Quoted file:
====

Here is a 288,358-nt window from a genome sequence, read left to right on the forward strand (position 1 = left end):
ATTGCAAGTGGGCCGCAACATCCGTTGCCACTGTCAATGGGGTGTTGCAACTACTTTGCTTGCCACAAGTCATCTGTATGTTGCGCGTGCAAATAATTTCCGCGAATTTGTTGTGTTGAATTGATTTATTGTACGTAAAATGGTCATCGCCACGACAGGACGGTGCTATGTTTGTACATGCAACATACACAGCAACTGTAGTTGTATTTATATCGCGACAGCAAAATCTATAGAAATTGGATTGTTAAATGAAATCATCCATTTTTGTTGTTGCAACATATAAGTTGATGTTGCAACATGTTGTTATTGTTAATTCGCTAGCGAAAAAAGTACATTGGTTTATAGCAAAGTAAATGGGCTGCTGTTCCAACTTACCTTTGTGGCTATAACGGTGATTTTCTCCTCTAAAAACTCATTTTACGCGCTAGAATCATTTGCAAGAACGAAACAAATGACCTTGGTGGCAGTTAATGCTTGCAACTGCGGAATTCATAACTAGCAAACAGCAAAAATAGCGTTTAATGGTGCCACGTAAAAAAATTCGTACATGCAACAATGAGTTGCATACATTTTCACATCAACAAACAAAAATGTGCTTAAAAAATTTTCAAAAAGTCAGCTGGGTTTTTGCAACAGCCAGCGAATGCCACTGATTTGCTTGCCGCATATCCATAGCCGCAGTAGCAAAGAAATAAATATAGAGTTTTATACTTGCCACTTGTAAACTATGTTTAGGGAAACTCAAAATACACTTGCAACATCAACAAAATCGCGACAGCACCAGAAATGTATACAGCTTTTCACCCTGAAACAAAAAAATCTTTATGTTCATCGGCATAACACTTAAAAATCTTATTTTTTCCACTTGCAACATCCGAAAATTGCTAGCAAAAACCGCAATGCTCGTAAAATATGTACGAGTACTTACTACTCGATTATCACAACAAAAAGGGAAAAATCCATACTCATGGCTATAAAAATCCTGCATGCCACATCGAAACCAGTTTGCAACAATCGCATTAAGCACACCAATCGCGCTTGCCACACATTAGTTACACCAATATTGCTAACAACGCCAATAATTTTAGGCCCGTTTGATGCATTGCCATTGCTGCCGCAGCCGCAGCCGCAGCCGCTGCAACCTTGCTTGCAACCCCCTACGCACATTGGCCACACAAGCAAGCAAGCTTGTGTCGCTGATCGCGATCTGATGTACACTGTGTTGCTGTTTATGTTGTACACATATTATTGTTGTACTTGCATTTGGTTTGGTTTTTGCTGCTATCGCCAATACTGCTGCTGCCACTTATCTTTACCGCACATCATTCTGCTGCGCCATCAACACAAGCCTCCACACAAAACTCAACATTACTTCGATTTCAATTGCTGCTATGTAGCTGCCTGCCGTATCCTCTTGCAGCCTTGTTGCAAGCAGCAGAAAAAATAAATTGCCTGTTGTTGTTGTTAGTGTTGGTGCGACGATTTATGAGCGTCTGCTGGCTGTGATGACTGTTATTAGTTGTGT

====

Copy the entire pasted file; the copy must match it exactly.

Here is a 288,358-nt window from a genome sequence, read left to right on the forward strand (position 1 = left end):
ATTGCAAGTGGGCCGCAACATCCGTTGCCACTGTCAATGGGGTGTTGCAACTACTTTGCTTGCCACAAGTCATCTGTATGTTGCGCGTGCAAATAATTTCCGCGAATTTGTTGTGTTGAATTGATTTATTGTACGTAAAATGGTCATCGCCACGACAGGACGGTGCTATGTTTGTACATGCAACATACACAGCAACTGTAGTTGTATTTATATCGCGACAGCAAAATCTATAGAAATTGGATTGTTAAATGAAATCATCCATTTTTGTTGTTGCAACATATAAGTTGATGTTGCAACATGTTGTTATTGTTAATTCGCTAGCGAAAAAAGTACATTGGTTTATAGCAAAGTAAATGGGCTGCTGTTCCAACTTACCTTTGTGGCTATAACGGTGATTTTCTCCTCTAAAAACTCATTTTACGCGCTAGAATCATTTGCAAGAACGAAACAAATGACCTTGGTGGCAGTTAATGCTTGCAACTGCGGAATTCATAACTAGCAAACAGCAAAAATAGCGTTTAATGGTGCCACGTAAAAAAATTCGTACATGCAACAATGAGTTGCATACATTTTCACATCAACAAACAAAAATGTGCTTAAAAAATTTTCAAAAAGTCAGCTGGGTTTTTGCAACAGCCAGCGAATGCCACTGATTTGCTTGCCGCATATCCATAGCCGCAGTAGCAAAGAAATAAATATAGAGTTTTATACTTGCCACTTGTAAACTATGTTTAGGGAAACTCAAAATACACTTGCAACATCAACAAAATCGCGACAGCACCAGAAATGTATACAGCTTTTCACCCTGAAACAAAAAAATCTTTATGTTCATCGGCATAACACTTAAAAATCTTATTTTTTCCACTTGCAACATCCGAAAATTGCTAGCAAAAACCGCAATGCTCGTAAAATATGTACGAGTACTTACTACTCGATTATCACAACAAAAAGGGAAAAATCCATACTCATGGCTATAAAAATCCTGCATGCCACATCGAAACCAGTTTGCAACAATCGCATTAAGCACACCAATCGCGCTTGCCACACATTAGTTACACCAATATTGCTAACAACGCCAATAATTTTAGGCCCGTTTGATGCATTGCCATTGCTGCCGCAGCCGCAGCCGCAGCCGCTGCAACCTTGCTTGCAACCCCCTACGCACATTGGCCACACAAGCAAGCAAGCTTGTGTCGCTGATCGCGATCTGATGTACACTGTGTTGCTGTTTATGTTGTACACATATTATTGTTGTACTTGCATTTGGTTTGGTTTTTGCTGCTATCGCCAATACTGCTGCTGCCACTTATCTTTACCGCACATCATTCTGCTGCGCCATCAACACAAGCCTCCACACAAAACTCAACATTACTTCGATTTCAATTGCTGCTATGTAGCTGCCTGCCGTATCCTCTTGCAGCCTTGTTGCAAGCAGCAGAAAAAATAAATTGCCTGTTGTTGTTGTTAGTGTTGGTGCGACGATTTATGAGCGTCTGCTGGCTGTGATGACTGTTATTAGTTGTGT